Stillness Vs. Conflict
By Anthony Casperson
Maybe the Sith have a point. In the era of the pre-Disney-ifiction of Star Wars, numerous stories told of the Sith’s disdain toward the Jedi view of peace. The Sith would maintain that the Jedi and their council sit unmoving until some conflict arises, at which point they choose to react, rather than be proactive in their actions. And this age of “peace,” of stillness, leaves the Jedi weak as they stagnate and atrophy, as they rot and decay.
The Sith would then maintain that it’s only through conflict that one can become stronger and more able. This is the reason for “The Rule of Two.” The master to represent power and the apprentice to represent the pursuit of power. Both having to struggle in conflict until finally the apprentice becomes strong enough to overtake the power of the master.
Some people are going to question my point here, but I maintain that the Sith mentality is actually one with which humanity tends to agree. In the study of even basic literature, the student learns that the story finds its place in the conflict. The teacher would explain that there are three types of stories, all of which hinge upon where the main character finds their conflict. These three are: Man vs. Man; Man vs. Nature; and Man vs. Self.
(It’s important to note that the term “Man” is used to more easily describe the “Sentient Being” who stands at one end of the conflict regardless of the species or gender of the sentient being. The person on one side of the conflict could be a Blugommian, an asexual, amorphous purple blob, and the term “Man vs….” still applies in shorthand.)
So, whether the main character is in conflict with another person, with the world around them, or with themselves, the story is defined through conflict. The growth of the character, their story arc, is shown in relationship with the conflict in which the character finds themselves.
Thus, it seems that growth comes through conflict. And without conflict there is no growth (and no reason to tell the story). This understanding of conflict is especially true in a dualistic philosophical approach, which is a basic tenet of the Star Wars stories. This belief is that Good and Evil have always existed and will always exist until the world ends. To have Good you have to have Evil and vice versa.
But to those of us who believe in the Bible and the God spoken of within, the dualistic philosophy doesn’t align with those beliefs. God is good and made everything good. Evil came about because of rebellion against the good. And evil will be put into eternal death as good is found in eternal life. An eternal peace without conflict.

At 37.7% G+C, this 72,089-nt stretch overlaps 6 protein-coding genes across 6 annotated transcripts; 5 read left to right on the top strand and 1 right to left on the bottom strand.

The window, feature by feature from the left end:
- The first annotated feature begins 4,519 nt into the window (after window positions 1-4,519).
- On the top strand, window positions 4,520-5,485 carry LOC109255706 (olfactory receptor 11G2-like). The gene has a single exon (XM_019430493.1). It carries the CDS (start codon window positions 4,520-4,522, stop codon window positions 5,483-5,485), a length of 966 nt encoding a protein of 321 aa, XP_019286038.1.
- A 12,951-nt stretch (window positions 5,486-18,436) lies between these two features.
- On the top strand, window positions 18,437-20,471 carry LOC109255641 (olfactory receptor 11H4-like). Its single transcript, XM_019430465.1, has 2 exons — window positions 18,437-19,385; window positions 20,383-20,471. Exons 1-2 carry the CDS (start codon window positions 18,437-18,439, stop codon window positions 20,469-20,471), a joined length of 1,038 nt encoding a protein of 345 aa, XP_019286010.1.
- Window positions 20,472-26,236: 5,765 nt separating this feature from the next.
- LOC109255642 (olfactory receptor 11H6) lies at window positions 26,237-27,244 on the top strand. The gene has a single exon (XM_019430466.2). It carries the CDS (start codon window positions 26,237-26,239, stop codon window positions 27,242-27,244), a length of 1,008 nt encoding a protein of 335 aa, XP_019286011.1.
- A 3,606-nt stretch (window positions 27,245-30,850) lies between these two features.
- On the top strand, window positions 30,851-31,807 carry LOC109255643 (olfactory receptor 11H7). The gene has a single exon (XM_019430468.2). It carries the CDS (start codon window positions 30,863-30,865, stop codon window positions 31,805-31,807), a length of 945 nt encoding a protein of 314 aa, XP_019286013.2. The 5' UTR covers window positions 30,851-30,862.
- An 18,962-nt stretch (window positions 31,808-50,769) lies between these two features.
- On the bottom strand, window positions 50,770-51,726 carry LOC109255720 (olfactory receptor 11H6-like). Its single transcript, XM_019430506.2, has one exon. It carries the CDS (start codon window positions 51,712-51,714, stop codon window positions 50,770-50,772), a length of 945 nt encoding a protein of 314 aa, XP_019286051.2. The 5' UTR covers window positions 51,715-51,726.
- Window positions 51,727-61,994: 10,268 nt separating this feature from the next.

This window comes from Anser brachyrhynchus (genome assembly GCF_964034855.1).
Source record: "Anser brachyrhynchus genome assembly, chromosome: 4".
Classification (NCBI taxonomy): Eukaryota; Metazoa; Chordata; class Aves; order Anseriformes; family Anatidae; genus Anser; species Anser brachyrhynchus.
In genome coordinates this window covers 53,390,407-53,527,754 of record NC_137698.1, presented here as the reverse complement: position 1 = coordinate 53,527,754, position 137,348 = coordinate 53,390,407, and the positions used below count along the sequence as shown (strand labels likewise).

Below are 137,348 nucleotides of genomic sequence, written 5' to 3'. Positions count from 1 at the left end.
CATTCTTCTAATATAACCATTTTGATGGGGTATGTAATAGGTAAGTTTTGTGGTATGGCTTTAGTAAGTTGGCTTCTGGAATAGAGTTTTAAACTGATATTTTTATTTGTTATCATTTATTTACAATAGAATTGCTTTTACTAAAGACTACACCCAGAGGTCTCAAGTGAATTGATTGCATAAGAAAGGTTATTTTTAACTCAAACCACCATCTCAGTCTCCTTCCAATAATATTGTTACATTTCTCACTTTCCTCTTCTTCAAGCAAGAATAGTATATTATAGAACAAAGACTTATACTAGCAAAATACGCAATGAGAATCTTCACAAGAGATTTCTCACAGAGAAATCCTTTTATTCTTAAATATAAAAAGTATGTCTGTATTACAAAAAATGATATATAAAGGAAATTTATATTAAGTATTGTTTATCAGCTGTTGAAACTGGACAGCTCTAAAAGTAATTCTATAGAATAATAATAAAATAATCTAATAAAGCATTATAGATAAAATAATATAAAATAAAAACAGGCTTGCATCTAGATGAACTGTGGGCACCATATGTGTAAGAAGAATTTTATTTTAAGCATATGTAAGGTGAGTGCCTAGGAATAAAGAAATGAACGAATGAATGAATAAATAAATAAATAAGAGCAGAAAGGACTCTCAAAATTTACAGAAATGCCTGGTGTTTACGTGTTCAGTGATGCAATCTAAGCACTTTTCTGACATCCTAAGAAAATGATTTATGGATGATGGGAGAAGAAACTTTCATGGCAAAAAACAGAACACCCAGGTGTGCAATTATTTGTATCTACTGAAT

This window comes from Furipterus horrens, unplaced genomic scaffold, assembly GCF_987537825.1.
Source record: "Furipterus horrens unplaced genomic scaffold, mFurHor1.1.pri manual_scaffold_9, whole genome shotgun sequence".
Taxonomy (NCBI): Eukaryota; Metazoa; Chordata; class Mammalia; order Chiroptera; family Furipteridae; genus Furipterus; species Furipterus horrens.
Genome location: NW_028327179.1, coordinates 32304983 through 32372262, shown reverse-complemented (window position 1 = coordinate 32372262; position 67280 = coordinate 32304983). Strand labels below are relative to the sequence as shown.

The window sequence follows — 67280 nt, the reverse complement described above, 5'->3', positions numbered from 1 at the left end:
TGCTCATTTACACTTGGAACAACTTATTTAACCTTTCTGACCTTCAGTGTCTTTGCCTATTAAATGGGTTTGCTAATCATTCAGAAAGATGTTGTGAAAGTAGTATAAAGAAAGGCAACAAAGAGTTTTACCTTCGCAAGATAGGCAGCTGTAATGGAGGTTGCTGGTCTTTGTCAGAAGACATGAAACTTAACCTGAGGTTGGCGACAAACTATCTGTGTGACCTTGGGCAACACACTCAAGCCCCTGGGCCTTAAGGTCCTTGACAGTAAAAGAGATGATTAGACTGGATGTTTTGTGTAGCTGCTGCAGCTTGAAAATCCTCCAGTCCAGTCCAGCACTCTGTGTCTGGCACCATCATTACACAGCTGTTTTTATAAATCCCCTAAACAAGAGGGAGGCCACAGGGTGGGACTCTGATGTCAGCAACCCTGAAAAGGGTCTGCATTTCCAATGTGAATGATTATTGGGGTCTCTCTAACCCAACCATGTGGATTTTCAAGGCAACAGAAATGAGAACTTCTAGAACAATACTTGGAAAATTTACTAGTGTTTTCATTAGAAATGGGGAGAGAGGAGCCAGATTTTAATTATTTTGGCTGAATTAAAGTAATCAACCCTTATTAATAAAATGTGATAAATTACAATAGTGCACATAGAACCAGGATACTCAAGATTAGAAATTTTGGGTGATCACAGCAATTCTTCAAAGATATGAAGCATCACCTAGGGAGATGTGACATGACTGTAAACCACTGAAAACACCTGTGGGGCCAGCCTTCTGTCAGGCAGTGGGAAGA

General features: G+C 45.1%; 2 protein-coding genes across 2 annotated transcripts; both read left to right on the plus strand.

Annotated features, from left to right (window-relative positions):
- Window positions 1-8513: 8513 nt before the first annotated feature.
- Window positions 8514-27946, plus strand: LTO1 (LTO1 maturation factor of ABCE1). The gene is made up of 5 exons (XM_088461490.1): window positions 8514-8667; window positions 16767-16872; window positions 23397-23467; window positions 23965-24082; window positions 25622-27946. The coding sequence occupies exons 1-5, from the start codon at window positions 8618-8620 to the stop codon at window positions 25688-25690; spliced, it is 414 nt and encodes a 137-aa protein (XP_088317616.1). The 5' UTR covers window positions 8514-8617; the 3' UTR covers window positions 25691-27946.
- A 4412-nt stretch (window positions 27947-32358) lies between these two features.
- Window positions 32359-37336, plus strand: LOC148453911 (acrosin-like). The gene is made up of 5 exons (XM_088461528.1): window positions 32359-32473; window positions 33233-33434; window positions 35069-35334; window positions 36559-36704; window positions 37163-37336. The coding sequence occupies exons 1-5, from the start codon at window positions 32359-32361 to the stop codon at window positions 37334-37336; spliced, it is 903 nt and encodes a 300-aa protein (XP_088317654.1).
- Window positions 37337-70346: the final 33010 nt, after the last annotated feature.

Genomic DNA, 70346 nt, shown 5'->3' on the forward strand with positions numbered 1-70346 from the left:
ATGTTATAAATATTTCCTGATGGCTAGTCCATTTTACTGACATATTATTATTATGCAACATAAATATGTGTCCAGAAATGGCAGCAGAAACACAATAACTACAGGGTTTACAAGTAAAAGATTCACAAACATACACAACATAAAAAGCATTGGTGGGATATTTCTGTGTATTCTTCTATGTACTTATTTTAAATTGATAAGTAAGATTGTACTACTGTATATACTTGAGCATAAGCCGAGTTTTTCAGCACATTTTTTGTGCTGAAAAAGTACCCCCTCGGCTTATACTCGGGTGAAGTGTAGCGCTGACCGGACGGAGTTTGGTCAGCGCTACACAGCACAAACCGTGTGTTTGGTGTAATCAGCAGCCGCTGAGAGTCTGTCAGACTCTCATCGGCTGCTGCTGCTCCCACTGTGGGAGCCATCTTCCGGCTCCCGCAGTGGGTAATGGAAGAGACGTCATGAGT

If we believe that growth only comes about through conflict, then are we doomed to an eternity of stagnation and atrophy, of rot and decay. “Peace,” in that sense, means a slow descent to death. But we followers of Jesus are called to eternal life.
Then, what does this mean? What does it mean when humanity has an understanding of reality, but the Bible shows something that contradicts said understanding? It means that we’re seeing something from our upside-down, sinful perspective. Our understanding needs to shift.
We think of “peace” and we think of stillness. We have the same perspective on “peace” as the Jedi. It is stillness that comes from a lack of agitation, like an undisturbed pool of water. And when that pool of water stagnates and gains a film of pond scum, we say, “See! Peace is a lie. It leads only to death.” And it is true that stillness leads to death, but is that what peace really is?
If we instead view peace as a unified pursuit of a specific goal, does this remove the curse of death from peace, while maintaining a lack of conflict? Pursuit, by definition, means motion. If we didn’t move in the same direction as the object we are pursuing, it wouldn’t be called “pursuit,” it would be called “being run away from.”
To pursue, then, means that we are not standing still, we aren’t stagnating, our muscles don’t atrophy. The pursuit helps us to grow. It makes us appreciate the thing we are pursuing all the more because we are stronger for having pursued it.
“But is that not conflict?” some might ask. If there is nothing and no one to stand in the way of our pursuit, there is no conflict. Pursuit doesn’t require conflict. And if we as fellow followers of Jesus pursue godliness in the final fulfillment of the Kingdom of God, then we are able to unite in this common goal of which there is enough for all. We are able to have peace as we pursue godliness together.
And we can see little snippets of the fulfillment of our peace in this life as we pursue godliness together. Sure, we still have an enemy who puts himself in conflict with us, but our unification in pursuing godliness can still give glimpse of the peace that is to come.
Peace doesn’t mean that we get to sit around and wait for God to work in us, it’s a pursuit of what he wants to give us. Stillness leads to stagnation and atrophy. The Sith have a point, but they swing the pendulum too far by saying that conflict is the answer.
The answer is to understand the peace of God even as we pursue it.